[Source: Mark Cowling, Casa Grande Dispatch] -- Hopes that the Silver King Hotel might be open for business again in some form by the end of the year may have hit a snag. Bids for the building's second phase of restoration have come in at more than double the available grant funds. The Florence Preservation Foundation, owner of the building, had a federal "T-21" grant of $500,000 and an Arizona Heritage Fund grant of approximately $30,000. The group had hoped to use this money to install an elevator, build restrooms and second-story balconies and do other work to get the 19th-century building ready for tenants. After spending $50,000 in architectural fees, the foundation has about $480,000 left for construction. But the three bids submitted recently ranged from just over $1 million to $1.5 million.

Bonnie Bariola, secretary of the Florence Preservation Foundation, couldn't say exactly how the group would proceed from here; it may be a combination of scaling back the project as well as trying to raise more money. "If you see anyone with an extra $1 million lying around, we'd be happy to take it off their hands." She said donations to the FPF are tax-deductible. She was scheduled to meet with Town Manager Himanshu Patel to discuss alternatives.

The town of Florence Planning Department at one time hoped to use the top floor of the building, while an interior design and home furnishings business leased the first floor. But Town Planning Director Larry Quick said it appeared the timing wouldn't work out for his department to move to the Silver King. Construction is expected to take six months and his department will need to move before then. The Planning Department is running out of space and may hire still more people after the new fiscal year budget is approved in July, Quick said. The department may move out of Town Hall into a modular portable building in the next few months. [Photo source: Metropolis Design Group]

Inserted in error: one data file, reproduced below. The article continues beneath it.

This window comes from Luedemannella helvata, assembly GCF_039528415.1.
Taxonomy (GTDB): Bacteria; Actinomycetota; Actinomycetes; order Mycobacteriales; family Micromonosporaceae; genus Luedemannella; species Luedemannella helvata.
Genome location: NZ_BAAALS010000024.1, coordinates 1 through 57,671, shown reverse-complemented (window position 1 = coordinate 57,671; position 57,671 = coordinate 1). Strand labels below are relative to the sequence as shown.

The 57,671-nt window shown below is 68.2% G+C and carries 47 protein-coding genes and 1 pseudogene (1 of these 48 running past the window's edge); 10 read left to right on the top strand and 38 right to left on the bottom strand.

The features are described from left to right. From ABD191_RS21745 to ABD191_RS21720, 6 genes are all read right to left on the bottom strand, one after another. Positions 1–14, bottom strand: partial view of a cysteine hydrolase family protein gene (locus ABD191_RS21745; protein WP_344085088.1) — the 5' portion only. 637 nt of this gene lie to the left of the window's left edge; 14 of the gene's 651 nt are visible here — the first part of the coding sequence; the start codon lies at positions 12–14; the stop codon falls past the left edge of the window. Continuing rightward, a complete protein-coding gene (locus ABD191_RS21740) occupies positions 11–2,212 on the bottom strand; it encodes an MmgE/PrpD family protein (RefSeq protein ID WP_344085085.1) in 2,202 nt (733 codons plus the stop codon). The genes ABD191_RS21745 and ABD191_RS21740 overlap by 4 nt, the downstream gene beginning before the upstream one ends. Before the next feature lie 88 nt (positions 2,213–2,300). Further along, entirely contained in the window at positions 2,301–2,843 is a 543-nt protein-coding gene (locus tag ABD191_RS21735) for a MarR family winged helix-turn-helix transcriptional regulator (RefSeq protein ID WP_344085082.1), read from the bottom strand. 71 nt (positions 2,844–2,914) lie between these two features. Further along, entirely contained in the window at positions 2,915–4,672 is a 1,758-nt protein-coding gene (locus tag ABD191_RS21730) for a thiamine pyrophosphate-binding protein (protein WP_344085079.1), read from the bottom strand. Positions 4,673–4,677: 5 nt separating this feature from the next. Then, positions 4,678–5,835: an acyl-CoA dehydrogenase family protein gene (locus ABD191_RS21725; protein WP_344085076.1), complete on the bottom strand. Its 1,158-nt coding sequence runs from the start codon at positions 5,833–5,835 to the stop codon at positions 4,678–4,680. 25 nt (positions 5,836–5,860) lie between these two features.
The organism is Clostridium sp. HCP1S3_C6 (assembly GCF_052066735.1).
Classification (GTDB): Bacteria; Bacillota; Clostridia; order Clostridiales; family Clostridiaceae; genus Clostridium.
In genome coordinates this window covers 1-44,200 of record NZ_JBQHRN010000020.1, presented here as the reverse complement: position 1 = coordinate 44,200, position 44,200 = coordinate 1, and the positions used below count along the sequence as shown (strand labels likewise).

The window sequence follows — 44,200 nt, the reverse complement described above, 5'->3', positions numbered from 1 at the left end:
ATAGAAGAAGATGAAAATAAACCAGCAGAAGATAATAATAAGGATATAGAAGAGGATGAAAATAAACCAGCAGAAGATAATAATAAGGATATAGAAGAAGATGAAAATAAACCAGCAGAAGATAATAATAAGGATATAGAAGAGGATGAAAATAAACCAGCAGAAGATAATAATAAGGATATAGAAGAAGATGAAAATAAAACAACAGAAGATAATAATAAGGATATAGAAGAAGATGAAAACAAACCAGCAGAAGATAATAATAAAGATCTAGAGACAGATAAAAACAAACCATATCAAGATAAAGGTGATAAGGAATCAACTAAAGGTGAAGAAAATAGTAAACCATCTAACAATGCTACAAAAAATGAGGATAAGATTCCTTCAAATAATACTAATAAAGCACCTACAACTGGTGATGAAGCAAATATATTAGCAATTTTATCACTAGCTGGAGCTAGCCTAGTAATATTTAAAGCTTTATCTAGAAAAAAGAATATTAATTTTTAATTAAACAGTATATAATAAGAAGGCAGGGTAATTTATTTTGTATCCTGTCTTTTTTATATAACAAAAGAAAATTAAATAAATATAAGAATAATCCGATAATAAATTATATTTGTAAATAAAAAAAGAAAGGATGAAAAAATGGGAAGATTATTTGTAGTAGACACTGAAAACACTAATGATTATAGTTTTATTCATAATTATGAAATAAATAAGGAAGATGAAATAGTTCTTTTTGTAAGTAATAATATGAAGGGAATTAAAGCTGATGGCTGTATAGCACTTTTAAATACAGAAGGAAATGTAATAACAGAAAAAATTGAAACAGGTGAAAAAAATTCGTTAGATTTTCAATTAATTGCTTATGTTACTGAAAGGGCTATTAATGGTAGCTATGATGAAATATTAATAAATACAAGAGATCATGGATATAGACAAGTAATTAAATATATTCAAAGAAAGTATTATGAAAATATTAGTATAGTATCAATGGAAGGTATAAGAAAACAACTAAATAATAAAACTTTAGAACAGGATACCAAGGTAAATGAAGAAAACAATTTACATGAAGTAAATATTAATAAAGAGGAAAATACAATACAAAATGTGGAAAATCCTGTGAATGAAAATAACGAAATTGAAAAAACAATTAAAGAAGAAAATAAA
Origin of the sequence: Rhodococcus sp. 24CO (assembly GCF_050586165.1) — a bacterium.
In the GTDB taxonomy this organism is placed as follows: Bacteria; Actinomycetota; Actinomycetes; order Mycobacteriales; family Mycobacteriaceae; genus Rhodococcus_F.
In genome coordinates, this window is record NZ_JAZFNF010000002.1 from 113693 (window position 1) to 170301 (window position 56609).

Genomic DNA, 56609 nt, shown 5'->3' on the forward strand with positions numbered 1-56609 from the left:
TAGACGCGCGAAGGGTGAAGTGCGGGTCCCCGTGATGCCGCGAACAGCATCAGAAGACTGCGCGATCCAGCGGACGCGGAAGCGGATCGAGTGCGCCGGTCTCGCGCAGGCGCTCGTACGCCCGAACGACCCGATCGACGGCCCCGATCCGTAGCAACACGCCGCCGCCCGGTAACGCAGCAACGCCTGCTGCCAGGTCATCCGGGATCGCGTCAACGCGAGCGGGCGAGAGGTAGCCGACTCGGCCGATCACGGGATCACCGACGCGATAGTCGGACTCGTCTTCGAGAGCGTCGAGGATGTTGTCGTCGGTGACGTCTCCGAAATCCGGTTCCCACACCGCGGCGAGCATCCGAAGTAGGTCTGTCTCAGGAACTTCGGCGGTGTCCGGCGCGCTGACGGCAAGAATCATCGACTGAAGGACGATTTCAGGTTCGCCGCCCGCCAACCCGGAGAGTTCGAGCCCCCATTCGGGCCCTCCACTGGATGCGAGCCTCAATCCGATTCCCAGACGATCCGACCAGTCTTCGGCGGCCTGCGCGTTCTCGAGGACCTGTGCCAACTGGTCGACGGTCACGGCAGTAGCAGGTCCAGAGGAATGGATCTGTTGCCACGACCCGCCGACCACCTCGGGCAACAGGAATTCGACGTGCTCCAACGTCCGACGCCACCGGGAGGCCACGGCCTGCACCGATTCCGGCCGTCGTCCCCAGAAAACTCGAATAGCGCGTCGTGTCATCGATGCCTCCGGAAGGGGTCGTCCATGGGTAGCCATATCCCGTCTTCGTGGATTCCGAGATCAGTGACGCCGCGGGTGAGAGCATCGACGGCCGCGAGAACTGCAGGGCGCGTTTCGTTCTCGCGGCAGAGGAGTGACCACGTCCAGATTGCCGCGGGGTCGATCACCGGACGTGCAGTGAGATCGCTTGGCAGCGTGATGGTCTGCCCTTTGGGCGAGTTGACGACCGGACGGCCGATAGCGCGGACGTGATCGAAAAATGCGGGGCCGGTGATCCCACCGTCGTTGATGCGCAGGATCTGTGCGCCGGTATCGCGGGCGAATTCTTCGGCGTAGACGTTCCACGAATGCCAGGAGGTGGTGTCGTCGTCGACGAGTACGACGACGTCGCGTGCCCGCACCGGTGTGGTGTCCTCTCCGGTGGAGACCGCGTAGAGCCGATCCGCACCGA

Friday, May 12, 2006

Future of Rio Nuevo bill worries Tucson leaders

[Source: Teya Vitu and Blake Morlock, Tucson Citizen] -- The bill to extend the Rio Nuevo tax increment by 30 years has stalled in the state Senate, and Tucson leaders worry the measure could die before getting an up or down vote. The tax measure would inject an estimated $1 billion into downtown Tucson to make it the vibrant cultural center of the community. The Rio Nuevo shared-revenue legislation would extend the financing plan's life span from 2013 to 2043 adding a projected $800 million to the $156 million Tucson voters approved in 1999. Keeping the bill alive will require the whole delegation to demand it from a legislature dominated by Phoenix Republicans hesitant to spend so much money in Tucson, said Rep. Steve Huffman, R-Oro Valley. "If we're going to get this done we need the whole delegation (to say) that this is a priority to everybody in the southern Arizona delegation," Huffman said.

Such devotion could cost Tucson other things, such as the University of Arizona faculty retention money and cash to keep Tucson's only trauma center running, said state Sen. Toni Hellon. Republican leaders could force Arizona lawmakers to choose. "The sad part is when you are up here long enough and pushing legislation, everyone knows what's important to us and they go for the jugular," Hellon said.